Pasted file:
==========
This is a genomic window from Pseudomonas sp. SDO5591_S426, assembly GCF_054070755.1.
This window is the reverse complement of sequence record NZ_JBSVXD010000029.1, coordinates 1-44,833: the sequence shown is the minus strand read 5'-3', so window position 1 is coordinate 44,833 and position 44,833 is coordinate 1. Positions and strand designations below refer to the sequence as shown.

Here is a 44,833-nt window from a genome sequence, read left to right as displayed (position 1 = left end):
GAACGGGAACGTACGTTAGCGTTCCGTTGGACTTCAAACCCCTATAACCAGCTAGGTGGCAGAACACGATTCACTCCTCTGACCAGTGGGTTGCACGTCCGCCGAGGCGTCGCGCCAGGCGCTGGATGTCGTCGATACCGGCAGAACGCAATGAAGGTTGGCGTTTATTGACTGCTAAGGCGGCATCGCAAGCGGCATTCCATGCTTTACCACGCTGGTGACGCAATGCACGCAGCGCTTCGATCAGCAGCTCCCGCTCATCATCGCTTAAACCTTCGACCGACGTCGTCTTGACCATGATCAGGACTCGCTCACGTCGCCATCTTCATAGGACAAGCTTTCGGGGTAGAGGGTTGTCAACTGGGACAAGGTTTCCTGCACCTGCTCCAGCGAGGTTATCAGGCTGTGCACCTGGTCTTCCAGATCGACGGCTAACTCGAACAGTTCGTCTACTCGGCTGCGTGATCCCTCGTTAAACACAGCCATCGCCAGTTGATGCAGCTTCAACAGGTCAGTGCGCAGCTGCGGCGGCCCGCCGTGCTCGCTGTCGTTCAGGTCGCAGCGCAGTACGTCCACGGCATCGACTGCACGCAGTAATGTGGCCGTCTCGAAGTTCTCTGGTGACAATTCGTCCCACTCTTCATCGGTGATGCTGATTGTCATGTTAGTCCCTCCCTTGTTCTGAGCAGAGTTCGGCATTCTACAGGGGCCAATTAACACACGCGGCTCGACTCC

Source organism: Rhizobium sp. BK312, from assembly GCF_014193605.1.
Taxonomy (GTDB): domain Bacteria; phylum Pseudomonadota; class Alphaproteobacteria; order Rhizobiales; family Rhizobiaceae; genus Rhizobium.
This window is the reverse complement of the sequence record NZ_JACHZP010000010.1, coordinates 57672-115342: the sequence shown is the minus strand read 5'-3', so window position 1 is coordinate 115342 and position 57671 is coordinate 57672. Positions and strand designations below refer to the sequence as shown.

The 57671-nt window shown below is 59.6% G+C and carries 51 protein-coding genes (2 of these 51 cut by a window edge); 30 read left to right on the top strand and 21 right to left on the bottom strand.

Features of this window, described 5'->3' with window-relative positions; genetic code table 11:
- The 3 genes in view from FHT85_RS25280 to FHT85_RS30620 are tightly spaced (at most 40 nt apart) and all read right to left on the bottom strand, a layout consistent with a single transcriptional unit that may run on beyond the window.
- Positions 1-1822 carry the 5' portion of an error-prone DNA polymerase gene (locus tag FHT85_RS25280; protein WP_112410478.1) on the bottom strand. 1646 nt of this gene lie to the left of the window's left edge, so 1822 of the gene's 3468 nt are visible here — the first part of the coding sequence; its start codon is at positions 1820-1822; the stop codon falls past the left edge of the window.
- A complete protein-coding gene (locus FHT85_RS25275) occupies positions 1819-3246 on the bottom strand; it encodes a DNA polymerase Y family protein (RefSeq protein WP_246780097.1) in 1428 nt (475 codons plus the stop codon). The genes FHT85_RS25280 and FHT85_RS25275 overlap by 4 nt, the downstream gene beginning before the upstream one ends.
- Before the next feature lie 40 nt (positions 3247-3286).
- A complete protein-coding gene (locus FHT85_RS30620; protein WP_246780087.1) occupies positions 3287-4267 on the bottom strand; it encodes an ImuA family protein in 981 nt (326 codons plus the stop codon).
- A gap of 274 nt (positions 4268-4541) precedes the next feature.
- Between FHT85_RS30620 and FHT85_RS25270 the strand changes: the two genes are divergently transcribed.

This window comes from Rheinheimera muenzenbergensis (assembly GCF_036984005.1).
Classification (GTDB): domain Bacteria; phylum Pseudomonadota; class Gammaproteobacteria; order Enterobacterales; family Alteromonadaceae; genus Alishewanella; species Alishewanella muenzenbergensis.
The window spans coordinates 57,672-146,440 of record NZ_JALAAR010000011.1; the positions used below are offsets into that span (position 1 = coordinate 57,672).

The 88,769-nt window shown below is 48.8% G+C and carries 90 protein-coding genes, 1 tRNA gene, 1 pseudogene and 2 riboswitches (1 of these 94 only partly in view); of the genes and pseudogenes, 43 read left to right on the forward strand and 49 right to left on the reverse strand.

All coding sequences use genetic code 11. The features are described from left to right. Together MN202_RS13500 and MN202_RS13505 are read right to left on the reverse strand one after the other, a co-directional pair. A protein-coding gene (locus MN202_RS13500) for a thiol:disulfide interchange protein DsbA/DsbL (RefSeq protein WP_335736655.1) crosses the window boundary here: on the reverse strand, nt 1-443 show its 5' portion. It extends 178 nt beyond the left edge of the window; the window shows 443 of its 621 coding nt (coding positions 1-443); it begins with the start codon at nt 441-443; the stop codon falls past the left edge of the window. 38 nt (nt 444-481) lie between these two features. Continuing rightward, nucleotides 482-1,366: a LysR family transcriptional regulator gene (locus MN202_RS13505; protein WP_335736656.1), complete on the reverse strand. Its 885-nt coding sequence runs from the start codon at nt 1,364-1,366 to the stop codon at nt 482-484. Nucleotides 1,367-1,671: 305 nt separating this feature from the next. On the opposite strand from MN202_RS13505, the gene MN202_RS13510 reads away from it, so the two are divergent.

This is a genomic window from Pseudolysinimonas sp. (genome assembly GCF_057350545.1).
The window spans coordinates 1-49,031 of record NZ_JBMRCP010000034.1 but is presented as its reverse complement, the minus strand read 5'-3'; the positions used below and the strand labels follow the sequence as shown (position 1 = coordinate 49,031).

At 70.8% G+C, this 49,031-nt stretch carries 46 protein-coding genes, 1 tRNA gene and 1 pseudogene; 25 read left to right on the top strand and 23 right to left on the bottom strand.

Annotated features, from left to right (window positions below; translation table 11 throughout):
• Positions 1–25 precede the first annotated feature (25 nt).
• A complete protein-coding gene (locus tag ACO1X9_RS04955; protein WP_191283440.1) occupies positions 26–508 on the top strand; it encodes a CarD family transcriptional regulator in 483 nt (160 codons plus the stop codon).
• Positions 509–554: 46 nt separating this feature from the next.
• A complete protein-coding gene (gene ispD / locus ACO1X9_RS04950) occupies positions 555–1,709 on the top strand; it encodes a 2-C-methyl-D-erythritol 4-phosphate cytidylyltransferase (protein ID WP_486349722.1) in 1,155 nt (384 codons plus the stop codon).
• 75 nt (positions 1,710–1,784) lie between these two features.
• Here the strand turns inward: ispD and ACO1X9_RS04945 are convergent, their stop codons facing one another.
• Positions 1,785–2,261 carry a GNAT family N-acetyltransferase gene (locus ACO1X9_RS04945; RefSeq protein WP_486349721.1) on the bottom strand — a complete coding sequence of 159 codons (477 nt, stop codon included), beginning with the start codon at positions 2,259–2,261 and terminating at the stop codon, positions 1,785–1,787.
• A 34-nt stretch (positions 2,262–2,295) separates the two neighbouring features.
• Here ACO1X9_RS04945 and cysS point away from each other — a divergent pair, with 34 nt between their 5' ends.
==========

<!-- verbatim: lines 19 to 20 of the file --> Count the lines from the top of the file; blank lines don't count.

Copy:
The window spans coordinates 57,672-146,440 of record NZ_JALAAR010000011.1; the positions used below are offsets into that span (position 1 = coordinate 57,672).

The 88,769-nt window shown below is 48.8% G+C and carries 90 protein-coding genes, 1 tRNA gene, 1 pseudogene and 2 riboswitches (1 of these 94 only partly in view); of the genes and pseudogenes, 43 read left to right on the forward strand and 49 right to left on the reverse strand.